Code is built on other code, which we can describe in terms of layers, both internally to the language and in terms of how the code interacts with other systems: with high-level languages (Java, C#, etc) sitting above assemblers, machine code, etc, down to the hardware itself. This layering adds simplification, an abstracting away of details that might be distracting or unnecessary. Most of the time, when you copy a string from one place to another, you don’t want to be tied up in what’s happening at the register level.
However, those details at the bottom can cause strange behaviors when they’re not considered. As Friedrich Kittler puts it in his essay “There is No Software”:
the so-called philosophy of the so-called computing community places all its stock in hiding hardware behind software, and electronic signifiers behind human/machine interfaces.
The higher and more effortless programming languages have become, the more unbridgeable the gap grows between them and the hardware that still does all the work.
Joel Spolsky, in his Joel on Software blog mentions this gap, lamenting that many programmers trained only in high-level languages (such as Java) often don’t fully understand the mechanics of what’s happening below. This can lead to algorithms that scale poorly or to make poor decisions in how memory is handled. As he puts it in another post:
What is a string library? It’s a way to pretend that computers can manipulate strings just as easily as they can manipulate numbers. What is a file system? It’s a way to pretend that a hard drive isn’t really a bunch of spinning magnetic platters that can store bits at certain locations, but rather a hierarchical system of folders-within-folders containing individual files that in turn consist of one or more strings of bytes.
Spolsky describes these algorithms as “leaky,” meaning they fail to describe the behavior – the next level down, contradictory metaphors might in play. He uses the example of the communication protocol TCP/IP, where TCP is dependable, yet is built entirely on the undependable IP. For Spolsky, “all non-trivial abstractions, to some degree, are leaky,” like the datastore that slows down when a seemingly arbitrary threshhold is reached, or the SQL query that takes orders of magnitude longer to run when a redundant clause is removed, invoking a different execution plan.
For Kittler, this layering and hiding has a political dimension as well, at least when we get all the way down to the chip itself. Kittler’s “Protected Mode” essay looks at restrictions on chip access, which, beginning with their 386, had Intel relegating all “untrusted code” (i.e. all the code we write) to a level of access where we can no longer decide for ourselves how it executes at the chip level. For Kittler, this is done with no technical basis in mind, but solely for the benefit of Intel and Microsoft’s corporate concerns; we can never truly have full control of the machines we own or write code for.
* * *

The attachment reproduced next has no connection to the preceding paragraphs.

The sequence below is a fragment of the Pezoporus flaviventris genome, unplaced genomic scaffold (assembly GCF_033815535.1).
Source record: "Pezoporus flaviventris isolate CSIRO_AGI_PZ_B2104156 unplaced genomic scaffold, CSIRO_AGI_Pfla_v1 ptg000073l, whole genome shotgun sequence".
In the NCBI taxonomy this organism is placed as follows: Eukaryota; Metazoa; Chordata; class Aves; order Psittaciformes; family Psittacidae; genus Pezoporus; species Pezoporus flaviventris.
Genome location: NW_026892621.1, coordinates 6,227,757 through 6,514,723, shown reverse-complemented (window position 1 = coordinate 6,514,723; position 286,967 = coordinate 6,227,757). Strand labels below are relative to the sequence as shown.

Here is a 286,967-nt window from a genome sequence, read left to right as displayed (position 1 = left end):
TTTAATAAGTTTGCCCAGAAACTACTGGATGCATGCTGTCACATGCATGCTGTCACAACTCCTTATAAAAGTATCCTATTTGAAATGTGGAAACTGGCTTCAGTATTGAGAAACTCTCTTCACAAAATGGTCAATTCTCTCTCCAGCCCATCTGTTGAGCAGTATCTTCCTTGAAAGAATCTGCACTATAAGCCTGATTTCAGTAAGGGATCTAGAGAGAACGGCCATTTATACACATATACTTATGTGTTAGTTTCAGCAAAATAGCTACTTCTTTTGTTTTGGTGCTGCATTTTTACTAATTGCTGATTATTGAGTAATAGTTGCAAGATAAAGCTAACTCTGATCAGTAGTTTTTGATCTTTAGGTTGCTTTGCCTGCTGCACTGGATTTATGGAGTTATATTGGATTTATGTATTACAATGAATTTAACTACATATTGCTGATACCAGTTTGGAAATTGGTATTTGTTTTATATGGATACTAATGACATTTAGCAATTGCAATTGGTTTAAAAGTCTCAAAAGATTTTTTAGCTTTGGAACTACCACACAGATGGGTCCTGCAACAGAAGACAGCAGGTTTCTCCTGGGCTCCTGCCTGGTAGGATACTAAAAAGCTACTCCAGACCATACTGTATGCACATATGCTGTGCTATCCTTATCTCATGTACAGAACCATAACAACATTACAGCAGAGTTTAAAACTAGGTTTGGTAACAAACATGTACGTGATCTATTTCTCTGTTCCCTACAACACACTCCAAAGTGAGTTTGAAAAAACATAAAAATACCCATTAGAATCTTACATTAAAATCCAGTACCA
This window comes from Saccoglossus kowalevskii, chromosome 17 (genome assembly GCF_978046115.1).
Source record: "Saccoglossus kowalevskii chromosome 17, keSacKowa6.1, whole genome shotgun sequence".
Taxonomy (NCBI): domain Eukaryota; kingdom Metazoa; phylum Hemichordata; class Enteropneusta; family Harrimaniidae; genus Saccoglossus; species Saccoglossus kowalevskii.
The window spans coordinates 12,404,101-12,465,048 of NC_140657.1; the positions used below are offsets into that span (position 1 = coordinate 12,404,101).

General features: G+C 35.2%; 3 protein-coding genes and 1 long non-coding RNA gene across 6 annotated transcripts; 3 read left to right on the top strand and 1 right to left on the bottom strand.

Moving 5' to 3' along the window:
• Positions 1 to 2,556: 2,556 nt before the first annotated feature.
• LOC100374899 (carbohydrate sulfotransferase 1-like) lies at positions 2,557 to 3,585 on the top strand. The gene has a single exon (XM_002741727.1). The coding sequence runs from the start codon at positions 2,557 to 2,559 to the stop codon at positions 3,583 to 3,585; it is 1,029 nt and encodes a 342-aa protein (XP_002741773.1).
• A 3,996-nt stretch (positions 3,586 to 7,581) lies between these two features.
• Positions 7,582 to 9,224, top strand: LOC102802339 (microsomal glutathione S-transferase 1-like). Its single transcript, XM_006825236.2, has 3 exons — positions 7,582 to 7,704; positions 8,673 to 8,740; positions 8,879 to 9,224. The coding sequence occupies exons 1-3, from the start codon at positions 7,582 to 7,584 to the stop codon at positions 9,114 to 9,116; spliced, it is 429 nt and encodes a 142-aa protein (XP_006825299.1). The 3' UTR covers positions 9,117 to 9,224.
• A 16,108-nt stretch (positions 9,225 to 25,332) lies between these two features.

The Checkout language proposal (the language itself not yet implemented) by ais523 tries to bring back this control, without forcing programmers to write a whole program in machine code. With each command, the programmer specifies the level where it should be executed. This means the coder can drill down all the way to the chip level when needed, but blocks of code at that level can be run through flow control in a higher, more abstract layer.
Checkout has six levels: any command must have its level specified. Level 1, the lowest, corresponds to a single thread, while level 6 is the equivalent of an entire computer system. Level 1 is used mostly for arithmetic and has limited access to memory; level 3 is used for memory management, and level 2 for low-level commands like MOV. When a programmer wants more robust control over program flow, there is level 4:
Level 4 contains Checkout’s major control flow structure, parloop/4, which creates a number of level 3 subunits that execute in parallel, each of which contains a number of level 2 subunits that execute in parallel, each of which contains a number of level 1 subunits that execute in parallel.
So the programs are built from the bottom up. Level 5 has larger memory stores, and then level 6 brings back in control structures necessary to make Checkout a Turing Complete language.
To get around the modern equivalent of Protected Mode, Checkout runs on the GPU (the graphics processor), which has fewer restrictions, and can run faster than a CPU (if Checkout is implemented with that chip in mind). Ais523 claims that a Checkout program could potentially run even faster than machine code, which often is not modeled on current chip design.
Checkout is named for its checkout command, which hands off control of memory from one level to another (“checkout/5” moves or copies data between level 5 memory and level 6 memory, etc). The nop instruction (no-op, for “no-operation”) pauses execution in order to keep various threads in sync (there’s a nop/1, a nop/2, etc). The particular flavor of each hierarchical level is described in detail on the esolang.org page, from memory allocation to parallelization to how execution is interleaved through the hierarchical structure.
Many esolangs are low level, created out of a desire to experiment with code closer to the machine, behind the optimizations and memory protection of languages like Java and C#. Checkout uses malloc and free, the memory allocation tools associated with C, which run at its top levels (5 and 6). Even the outermost level of Checkout is conceptually closer to the machine than Java. Although high level languages may offer some lower level access (through compiler hints or “unsafe code” allowing pointer arithmetic, etc). Checkout puts these decisions in the forefront, not only allowing the programmer to control the process down to the chip level, but forcing her to think in terms of this hierarchy for the entirety of the program.